Open Day at La Trobe University Bundoora on August 26th was a tumultuous affair, with students staging vocal protests throughout the day. Over 19,000 high school students, their parents, prospective students and other visitors were on campus for the open day, a record turnout for the university. However, the event took a dramatic turn with visitors bearing witness to vocal student dissent. The announcement in June of a massive restructuring of the Humanities and Social Sciences faculty, effective from 2013, prompted the outcry.
Under the new scheme, the number of subjects offered in the faculty will be cut in half from 913 to 400 in 2013. The University has deemed entire subject areas too unpopular to run; consequently the number of humanities majors available will be slashed from 29 to 13. 42 staff members will concurrently be made redundant. These changes come in spite of La Trobe’s strong history in the arts and humanities; in the 2005 Times Higher Education Supplement, La Trobe was ranked in the top 25 universities in the world in this area, and third in Australia. The University has revealed the changes as a means of closing its current $4.3 million gap in revenue, and bringing the faculty back to surplus.
The new model will also see the introduction of the so-called dual major, whereby students will be able to study two disciplines taught in an integrated style, rather than being separated by different sub-faculties. This proposal has worried staff for a number of reasons. La Trobe National Tertiary Education Union president Virginia Mansell Lees has said that it will limit access to important specialty subjects, impacting on post-graduate study options. It is this cross-institutional teaching that will allow for the announced staff cuts.
LaTrobe Vice-Chancellor Professor John Dewar has defended the changes, saying that the new model will “streamline” courses. He argues that “traditional arts degrees are no longer sufficiently enticing nor relevant to school leavers and employers alike, and students have been voting, in effect, for a smaller humanities faculty with their feet”. With student demand in decline and a “very high” number of subjects offered in relation to the number of enrolments, these cuts are financially necessary according to Professor Dewar. They will also provide much needed financial respite for the university.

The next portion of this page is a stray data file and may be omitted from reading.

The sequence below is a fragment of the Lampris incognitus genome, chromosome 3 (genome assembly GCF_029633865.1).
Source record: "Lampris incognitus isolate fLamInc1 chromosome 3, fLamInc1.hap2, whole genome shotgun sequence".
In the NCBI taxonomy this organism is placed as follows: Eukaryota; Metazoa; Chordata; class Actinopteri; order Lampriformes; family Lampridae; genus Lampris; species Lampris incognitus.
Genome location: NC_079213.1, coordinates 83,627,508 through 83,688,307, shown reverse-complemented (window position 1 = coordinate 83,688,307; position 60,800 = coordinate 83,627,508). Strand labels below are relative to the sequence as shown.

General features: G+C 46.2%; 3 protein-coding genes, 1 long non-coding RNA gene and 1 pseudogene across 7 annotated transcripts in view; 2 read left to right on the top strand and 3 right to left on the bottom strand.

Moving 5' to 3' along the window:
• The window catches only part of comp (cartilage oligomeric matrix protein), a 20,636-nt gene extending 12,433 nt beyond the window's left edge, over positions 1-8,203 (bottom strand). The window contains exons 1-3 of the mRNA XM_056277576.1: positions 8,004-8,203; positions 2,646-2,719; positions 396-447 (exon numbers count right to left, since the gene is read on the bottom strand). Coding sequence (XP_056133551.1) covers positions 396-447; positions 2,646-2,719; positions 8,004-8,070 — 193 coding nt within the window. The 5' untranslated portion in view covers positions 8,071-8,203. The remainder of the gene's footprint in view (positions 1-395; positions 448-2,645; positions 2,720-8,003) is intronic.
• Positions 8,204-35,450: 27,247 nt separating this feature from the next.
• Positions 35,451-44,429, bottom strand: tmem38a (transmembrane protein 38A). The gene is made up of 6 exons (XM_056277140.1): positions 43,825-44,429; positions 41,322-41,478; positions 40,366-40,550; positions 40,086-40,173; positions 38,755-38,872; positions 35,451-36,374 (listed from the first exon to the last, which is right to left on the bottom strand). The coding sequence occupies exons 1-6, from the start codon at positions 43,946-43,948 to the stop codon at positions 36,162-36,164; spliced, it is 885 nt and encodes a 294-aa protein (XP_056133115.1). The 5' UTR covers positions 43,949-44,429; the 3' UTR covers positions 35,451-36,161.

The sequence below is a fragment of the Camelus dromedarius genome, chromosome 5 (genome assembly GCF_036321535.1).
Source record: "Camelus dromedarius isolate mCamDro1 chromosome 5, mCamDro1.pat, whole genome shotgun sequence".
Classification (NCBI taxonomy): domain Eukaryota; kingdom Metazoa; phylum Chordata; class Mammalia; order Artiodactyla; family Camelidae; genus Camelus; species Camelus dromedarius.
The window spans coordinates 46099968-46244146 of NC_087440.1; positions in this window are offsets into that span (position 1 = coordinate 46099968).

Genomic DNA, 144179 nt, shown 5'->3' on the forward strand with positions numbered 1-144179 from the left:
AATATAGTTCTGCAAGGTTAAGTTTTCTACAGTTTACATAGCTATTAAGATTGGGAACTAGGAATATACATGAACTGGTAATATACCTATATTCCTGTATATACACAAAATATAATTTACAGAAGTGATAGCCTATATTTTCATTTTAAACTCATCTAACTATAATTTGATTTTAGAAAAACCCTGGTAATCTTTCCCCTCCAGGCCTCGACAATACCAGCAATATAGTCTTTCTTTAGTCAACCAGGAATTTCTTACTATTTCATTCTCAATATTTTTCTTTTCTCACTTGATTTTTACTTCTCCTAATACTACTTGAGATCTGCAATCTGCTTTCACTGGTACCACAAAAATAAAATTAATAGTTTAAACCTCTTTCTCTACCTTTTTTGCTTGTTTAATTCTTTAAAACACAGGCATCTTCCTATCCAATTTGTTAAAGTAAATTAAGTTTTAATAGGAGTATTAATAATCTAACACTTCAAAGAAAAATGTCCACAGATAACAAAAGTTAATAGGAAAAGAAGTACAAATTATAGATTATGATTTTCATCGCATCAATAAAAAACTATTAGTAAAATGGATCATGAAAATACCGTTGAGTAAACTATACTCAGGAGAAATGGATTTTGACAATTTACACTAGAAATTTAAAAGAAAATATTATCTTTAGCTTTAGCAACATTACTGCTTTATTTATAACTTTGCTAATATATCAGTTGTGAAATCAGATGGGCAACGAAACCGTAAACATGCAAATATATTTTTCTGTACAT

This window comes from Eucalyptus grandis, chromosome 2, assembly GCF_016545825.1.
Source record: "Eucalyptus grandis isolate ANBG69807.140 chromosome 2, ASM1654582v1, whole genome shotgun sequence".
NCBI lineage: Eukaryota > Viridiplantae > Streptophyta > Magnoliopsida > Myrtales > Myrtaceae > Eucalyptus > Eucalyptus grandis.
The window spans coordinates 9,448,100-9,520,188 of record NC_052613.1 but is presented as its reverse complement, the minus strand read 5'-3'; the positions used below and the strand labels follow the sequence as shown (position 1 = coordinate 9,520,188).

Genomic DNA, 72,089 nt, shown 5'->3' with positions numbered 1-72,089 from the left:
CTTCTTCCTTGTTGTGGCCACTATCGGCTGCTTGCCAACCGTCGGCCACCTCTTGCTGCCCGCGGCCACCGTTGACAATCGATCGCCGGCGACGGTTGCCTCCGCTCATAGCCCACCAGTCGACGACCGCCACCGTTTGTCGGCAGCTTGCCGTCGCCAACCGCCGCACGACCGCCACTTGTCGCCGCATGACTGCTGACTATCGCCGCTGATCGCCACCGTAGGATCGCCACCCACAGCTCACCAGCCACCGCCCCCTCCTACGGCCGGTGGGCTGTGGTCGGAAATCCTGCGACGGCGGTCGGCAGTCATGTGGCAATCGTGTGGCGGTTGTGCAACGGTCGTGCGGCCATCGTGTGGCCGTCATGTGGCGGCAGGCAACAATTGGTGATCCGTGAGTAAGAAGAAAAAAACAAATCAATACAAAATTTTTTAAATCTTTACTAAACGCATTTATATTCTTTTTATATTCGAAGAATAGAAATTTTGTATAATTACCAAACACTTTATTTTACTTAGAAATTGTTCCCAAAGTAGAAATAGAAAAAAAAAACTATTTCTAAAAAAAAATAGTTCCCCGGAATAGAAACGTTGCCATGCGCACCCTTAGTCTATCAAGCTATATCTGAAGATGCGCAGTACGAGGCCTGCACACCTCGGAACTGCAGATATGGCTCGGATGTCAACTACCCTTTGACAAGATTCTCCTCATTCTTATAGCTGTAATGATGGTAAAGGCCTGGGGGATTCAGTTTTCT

In the lead up to Open Day, attempts were made to quell prospective protests, including a ban on all non-registered demonstrations. However, student protesters emerged in force on the key promotional day for the University, marching around campus and clearly ignoring the ban. Professor Dewar was targeted, with protesters chanting, “John Dewar, hey, hey, how many jobs have you cut today?” Events took a dramatic and more aggressive turn when Professor Dewar was found by protestors and chased into a building; he was then pushed into a study room by security. Protesters outside barricaded him in the room, demanding answers on how far cuts to education would go.
Despite having to make a quick exit through tunnels under the building, Professor Dewar said he supports student protests as they “add color and movement to life on campus.” However, some students are facing suspension or even expulsion as a result of the protests.
Students and staff alike are banding together to fight the cuts. Alongside multiple protests, including those at open day and a joint staff-student protest at a University Council meeting, a petition has been circulated – it has nearly 2000 signatures to date. The La Trobe Student Union has called the cuts short sighted and ill conceived, saying they “will do irrevocable damage to a faculty that La Trobe University once prided itself on”. Another student group ‘Fight Back’ has countered the argument that there is any faculty deficit, claiming the University’s annual report cited a surplus of $84 million dollars in 2011.
With dissidence escalating, the University has been forced to act. In a backflip, statements have been released saying that the Indonesian, Linguistics, Art History and Gender, Sexuality & Diversity subject areas will continue to run, despite prior suggestions that they would be slashed under the new model. Similarly, staff cuts have been (if marginally) scaled back from a planned 50 to 37 by 2013, with another four to follow by 2015. While these changes should be seen as a victory for protesters, many are demanding the cutbacks be completely abolished.
The funding of educational institutions is an increasingly dominant issue, with recent reforms to Victorian TAFE funding coinciding with the changes at La Trobe. These changes are overwhelmingly driven by financial concerns. It appears that the focus of the University administration at La Trobe, other institutions and indeed the Victorian Government has moved away from emphasis on world-class education and more towards cost cutting and profit margins.
As one angry student asked, in the front line at the La Trobe protests, “How far will these cuts to our education go?” In the current climate, it is hard not to question which university will be next. Are the La Trobe protests only a taste of things to come?
To sign the petition against the staff cuts and restructuring at La Trobe go to http://tinyurl.com/cuts-to-huss.